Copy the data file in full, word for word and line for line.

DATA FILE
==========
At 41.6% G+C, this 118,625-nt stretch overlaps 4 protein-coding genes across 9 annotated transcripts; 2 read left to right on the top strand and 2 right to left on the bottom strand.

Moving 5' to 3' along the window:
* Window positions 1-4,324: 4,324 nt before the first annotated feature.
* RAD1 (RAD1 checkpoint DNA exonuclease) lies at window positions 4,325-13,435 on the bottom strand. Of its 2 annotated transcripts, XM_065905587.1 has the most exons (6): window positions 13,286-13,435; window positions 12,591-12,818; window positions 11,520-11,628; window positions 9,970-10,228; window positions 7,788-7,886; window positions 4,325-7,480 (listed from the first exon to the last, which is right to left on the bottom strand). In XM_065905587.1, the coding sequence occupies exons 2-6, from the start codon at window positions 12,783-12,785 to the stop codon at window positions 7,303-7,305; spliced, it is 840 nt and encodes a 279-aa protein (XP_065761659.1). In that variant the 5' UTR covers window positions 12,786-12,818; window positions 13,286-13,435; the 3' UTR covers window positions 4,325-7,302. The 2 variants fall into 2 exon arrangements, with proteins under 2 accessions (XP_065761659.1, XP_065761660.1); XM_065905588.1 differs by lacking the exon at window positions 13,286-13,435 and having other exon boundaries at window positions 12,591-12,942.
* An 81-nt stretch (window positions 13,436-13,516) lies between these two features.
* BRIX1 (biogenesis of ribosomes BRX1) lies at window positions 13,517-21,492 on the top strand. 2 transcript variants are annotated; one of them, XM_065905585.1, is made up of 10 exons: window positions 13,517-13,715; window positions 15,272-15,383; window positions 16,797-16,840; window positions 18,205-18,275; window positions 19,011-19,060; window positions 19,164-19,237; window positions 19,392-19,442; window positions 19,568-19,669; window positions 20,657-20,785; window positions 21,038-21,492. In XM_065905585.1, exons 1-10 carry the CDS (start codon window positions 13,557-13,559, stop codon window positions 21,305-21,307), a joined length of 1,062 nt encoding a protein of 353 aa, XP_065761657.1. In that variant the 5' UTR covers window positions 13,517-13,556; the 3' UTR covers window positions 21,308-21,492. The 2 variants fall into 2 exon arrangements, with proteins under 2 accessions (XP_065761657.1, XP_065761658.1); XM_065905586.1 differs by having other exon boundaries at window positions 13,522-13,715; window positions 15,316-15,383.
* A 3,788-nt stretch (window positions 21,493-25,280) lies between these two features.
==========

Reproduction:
At 41.6% G+C, this 118,625-nt stretch overlaps 4 protein-coding genes across 9 annotated transcripts; 2 read left to right on the top strand and 2 right to left on the bottom strand.

Moving 5' to 3' along the window:
* Window positions 1-4,324: 4,324 nt before the first annotated feature.
* RAD1 (RAD1 checkpoint DNA exonuclease) lies at window positions 4,325-13,435 on the bottom strand. Of its 2 annotated transcripts, XM_065905587.1 has the most exons (6): window positions 13,286-13,435; window positions 12,591-12,818; window positions 11,520-11,628; window positions 9,970-10,228; window positions 7,788-7,886; window positions 4,325-7,480 (listed from the first exon to the last, which is right to left on the bottom strand). In XM_065905587.1, the coding sequence occupies exons 2-6, from the start codon at window positions 12,783-12,785 to the stop codon at window positions 7,303-7,305; spliced, it is 840 nt and encodes a 279-aa protein (XP_065761659.1). In that variant the 5' UTR covers window positions 12,786-12,818; window positions 13,286-13,435; the 3' UTR covers window positions 4,325-7,302. The 2 variants fall into 2 exon arrangements, with proteins under 2 accessions (XP_065761659.1, XP_065761660.1); XM_065905588.1 differs by lacking the exon at window positions 13,286-13,435 and having other exon boundaries at window positions 12,591-12,942.
* An 81-nt stretch (window positions 13,436-13,516) lies between these two features.
* BRIX1 (biogenesis of ribosomes BRX1) lies at window positions 13,517-21,492 on the top strand. 2 transcript variants are annotated; one of them, XM_065905585.1, is made up of 10 exons: window positions 13,517-13,715; window positions 15,272-15,383; window positions 16,797-16,840; window positions 18,205-18,275; window positions 19,011-19,060; window positions 19,164-19,237; window positions 19,392-19,442; window positions 19,568-19,669; window positions 20,657-20,785; window positions 21,038-21,492. In XM_065905585.1, exons 1-10 carry the CDS (start codon window positions 13,557-13,559, stop codon window positions 21,305-21,307), a joined length of 1,062 nt encoding a protein of 353 aa, XP_065761657.1. In that variant the 5' UTR covers window positions 13,517-13,556; the 3' UTR covers window positions 21,308-21,492. The 2 variants fall into 2 exon arrangements, with proteins under 2 accessions (XP_065761657.1, XP_065761658.1); XM_065905586.1 differs by having other exon boundaries at window positions 13,522-13,715; window positions 15,316-15,383.
* A 3,788-nt stretch (window positions 21,493-25,280) lies between these two features.